Junk news overtook professional news on election day, study finds

TwitterA new study looked at the content of Michigan tweets during the 2016 election. It found a lot of what study authors call junk news.  

The study was conducted by Oxford University in England and found that junk or fake news was shared slightly more than professional news in the lead up to Election Day.

Researchers looked at tweets from accounts that identified as being from Michigan and used political hashtags.

Samantha Bradshaw is one of the study authors. She said her team separated opinion pieces from news that was factually untrue or propaganda.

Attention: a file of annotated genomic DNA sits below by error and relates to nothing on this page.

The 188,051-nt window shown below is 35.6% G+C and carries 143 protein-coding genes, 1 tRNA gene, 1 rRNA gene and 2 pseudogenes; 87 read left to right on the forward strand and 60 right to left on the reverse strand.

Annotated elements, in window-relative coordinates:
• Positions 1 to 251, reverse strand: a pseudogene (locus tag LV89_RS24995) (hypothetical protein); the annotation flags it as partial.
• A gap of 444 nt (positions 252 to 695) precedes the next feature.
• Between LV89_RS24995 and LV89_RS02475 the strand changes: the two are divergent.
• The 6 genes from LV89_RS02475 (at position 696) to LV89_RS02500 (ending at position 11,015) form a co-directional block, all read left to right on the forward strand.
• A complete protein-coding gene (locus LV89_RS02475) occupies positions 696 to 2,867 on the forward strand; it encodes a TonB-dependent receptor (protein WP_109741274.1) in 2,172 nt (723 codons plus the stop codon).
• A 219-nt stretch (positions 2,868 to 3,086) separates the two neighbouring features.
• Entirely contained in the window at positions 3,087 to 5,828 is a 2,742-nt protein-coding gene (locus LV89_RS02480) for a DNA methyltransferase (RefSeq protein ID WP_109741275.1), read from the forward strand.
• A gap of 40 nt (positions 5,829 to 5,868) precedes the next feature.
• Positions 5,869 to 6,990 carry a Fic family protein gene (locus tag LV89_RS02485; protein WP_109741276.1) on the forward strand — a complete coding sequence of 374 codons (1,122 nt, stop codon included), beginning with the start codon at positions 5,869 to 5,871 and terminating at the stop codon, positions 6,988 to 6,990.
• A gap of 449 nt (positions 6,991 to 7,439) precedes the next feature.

“We tried to separate opinion from junk because we think opinion is a very important part of deliberation and democracy. A lot of the stuff that we are finding has these elements of propaganda – separating those two out was very important.”

Bradshaw said that of of the roughly 25-thousand tweets that contained links to political information nearly 65-hundred linked to propaganda.

She said her team is conducting similar research on elections in Europe to look at global trends.